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Jägermeister Freezer Sessions, Dublin
With The Mighty Stef, Maud in Cahoots, Ham Sandwich and Kid Karate
Celina Murphy, 03 Dec 2010
The scene on Wellington Quay closely resembles rural Siberia tonight, as red-nosed punters brave the sub-zero temperatures for the Dublin leg of the rather aptly-titled Jägermeister Freezer Sessions. Dublin duo Kid Karate kick things off with an almighty thud, spazzing through tunes from their phenomenal debut EP Heart with seemingly unstoppable energy. Consummate screamer Kevin Breen and thrashmeister extraordinaire Steven Gannon seem to be pulling sounds out of thin air, with vicious post-punk anthems like ‘Black + Beige’ and ‘Feel For You’ bearing more dancefloor swagger than should be humanely possible for two young bucks of their size. Expect great (and very loud) things from these guys in 2011.
Next, the classically-inspired, somersaulting sounds of Maud In Cahoots make for a distinct change of pace. The sister act are in exceptional form tonight, backed by three stellar musicians on keys, drums and tuba. Haunting tracks like ‘Breakdown’ and ‘Make Me Right’ set the mood perfectly, while debut single ‘Push Me Under’ is a clear standout – a timeless piece of folk-pop with real rock ‘n roll stomp. Maud Reardon proves herself to be an adorable front woman, serving up flawless vocals, stunning violin and even some quirky megaphone for good measure.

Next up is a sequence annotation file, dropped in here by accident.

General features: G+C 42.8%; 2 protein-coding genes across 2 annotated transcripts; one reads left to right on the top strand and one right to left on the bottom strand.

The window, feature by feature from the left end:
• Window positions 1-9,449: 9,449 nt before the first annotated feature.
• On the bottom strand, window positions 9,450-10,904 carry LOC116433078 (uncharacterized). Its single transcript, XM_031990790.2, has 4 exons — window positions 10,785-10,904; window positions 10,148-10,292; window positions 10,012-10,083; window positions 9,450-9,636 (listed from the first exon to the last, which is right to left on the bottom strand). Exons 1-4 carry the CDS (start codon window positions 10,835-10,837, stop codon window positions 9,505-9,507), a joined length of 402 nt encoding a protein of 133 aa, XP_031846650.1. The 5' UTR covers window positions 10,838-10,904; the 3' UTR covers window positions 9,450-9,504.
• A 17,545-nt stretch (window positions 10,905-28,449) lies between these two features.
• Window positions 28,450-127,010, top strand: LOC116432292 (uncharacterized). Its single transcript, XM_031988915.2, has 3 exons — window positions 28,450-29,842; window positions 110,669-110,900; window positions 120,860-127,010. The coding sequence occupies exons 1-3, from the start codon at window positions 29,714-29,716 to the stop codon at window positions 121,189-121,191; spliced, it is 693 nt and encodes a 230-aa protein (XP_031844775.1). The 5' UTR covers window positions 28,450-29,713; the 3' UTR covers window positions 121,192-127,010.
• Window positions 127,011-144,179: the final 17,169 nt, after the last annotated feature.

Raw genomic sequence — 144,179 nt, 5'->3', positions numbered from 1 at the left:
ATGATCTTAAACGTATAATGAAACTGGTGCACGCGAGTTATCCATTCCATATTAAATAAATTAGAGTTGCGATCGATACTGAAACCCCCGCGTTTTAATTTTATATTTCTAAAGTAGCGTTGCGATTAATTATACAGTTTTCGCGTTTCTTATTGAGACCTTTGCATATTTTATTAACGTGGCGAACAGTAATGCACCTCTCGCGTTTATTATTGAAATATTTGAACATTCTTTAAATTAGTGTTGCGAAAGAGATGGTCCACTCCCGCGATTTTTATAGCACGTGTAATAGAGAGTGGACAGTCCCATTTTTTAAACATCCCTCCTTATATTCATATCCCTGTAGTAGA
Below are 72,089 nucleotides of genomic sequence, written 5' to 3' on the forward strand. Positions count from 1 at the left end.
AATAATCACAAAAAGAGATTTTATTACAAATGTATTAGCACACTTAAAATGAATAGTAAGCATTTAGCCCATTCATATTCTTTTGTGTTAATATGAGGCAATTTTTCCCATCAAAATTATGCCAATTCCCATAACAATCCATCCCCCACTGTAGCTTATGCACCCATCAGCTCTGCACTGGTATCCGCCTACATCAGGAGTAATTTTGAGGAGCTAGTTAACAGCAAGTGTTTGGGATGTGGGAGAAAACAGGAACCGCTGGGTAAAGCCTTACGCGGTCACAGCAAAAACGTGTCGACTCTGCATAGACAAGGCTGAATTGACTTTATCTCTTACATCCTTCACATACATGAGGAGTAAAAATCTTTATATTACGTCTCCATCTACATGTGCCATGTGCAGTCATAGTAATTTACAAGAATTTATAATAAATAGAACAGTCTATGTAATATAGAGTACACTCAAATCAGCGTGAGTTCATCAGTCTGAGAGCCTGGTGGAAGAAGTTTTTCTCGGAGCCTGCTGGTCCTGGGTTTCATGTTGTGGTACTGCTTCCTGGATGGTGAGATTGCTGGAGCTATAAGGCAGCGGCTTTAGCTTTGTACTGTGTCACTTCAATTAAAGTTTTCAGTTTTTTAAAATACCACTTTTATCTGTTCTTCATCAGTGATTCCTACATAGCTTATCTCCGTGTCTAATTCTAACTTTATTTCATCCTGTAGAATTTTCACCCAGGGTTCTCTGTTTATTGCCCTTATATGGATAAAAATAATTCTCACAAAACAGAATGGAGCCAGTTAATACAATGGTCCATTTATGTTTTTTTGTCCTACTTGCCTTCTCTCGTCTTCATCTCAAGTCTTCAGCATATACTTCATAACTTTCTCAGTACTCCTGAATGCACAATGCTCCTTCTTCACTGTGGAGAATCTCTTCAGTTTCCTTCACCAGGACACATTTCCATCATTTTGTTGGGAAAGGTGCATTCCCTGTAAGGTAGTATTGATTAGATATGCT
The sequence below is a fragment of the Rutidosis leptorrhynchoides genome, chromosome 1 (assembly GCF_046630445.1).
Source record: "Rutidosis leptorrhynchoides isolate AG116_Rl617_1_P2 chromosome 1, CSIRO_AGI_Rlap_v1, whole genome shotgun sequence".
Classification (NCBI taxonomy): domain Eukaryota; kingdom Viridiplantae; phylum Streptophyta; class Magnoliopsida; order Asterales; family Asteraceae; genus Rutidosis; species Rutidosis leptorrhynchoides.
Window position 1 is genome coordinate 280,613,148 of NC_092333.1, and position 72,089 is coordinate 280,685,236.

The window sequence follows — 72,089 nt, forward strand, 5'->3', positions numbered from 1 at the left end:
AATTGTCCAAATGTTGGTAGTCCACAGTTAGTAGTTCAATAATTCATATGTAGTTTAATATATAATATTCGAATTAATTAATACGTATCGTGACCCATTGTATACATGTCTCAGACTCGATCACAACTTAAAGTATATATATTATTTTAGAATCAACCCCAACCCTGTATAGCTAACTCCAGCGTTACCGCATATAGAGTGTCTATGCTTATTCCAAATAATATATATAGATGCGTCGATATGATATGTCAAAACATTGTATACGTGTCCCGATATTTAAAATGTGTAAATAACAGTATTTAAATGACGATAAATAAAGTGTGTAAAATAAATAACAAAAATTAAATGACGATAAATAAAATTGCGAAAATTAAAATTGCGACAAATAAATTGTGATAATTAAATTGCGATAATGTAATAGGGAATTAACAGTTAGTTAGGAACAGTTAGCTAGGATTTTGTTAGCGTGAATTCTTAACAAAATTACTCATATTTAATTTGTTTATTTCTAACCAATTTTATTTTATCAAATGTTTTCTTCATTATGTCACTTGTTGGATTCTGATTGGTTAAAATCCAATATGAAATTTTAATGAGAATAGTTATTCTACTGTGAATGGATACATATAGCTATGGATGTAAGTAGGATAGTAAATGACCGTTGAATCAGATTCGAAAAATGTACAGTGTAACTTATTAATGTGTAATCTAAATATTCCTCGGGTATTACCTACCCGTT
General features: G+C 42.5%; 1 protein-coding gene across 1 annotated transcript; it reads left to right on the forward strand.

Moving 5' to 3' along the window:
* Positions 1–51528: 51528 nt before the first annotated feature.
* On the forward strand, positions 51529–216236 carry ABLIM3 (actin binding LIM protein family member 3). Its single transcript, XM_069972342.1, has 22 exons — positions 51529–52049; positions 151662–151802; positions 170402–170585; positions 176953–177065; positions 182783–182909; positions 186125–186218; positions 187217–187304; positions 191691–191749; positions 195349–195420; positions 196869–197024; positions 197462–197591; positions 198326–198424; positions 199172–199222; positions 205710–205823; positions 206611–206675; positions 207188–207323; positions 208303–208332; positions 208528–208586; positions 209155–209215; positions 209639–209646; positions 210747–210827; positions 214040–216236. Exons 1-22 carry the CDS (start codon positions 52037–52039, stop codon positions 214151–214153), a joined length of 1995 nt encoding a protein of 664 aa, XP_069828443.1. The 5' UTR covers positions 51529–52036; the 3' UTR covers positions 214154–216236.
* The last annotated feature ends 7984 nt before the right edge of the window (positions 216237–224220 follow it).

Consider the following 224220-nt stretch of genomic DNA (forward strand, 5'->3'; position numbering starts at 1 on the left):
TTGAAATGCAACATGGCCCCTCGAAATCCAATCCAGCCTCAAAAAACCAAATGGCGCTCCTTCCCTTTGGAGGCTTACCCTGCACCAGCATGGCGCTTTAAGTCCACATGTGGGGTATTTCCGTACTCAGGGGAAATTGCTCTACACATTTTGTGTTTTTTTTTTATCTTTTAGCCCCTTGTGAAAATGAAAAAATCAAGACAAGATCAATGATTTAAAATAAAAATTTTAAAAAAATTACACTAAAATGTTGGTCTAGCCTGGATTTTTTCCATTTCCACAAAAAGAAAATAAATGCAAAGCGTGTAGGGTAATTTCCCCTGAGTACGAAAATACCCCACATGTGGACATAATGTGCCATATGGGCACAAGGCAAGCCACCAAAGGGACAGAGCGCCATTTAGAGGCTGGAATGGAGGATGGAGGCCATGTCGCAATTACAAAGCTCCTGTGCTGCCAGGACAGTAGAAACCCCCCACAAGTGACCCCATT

Ham Sandwich take to the stage next with a tried-and-tested selection of feverish pop rock. Tunes from sophomore album White Fox sound best tonight, with catchy closer ‘The Naturist’ and the irresistably sweet ‘Oh Oh’ both cutting a ruthless new shape in the live setting.
It’s up to the fur-clad Mighty Stef and band to ensure that our cockles are warm enough to last us the bitter trip home. Stef instantly proves his might with furious opening number ‘Sail The Boats’, showcasing the very best in Stateside blues. From here on follows fiercesome rock shanty after fiercesome rock shanty, including ‘Georgia Girl’ and rollicking newbie ‘Social Science’. Stef wraps things up with oldie but goodie ‘Magazine’, which he dedicated to your humble publication.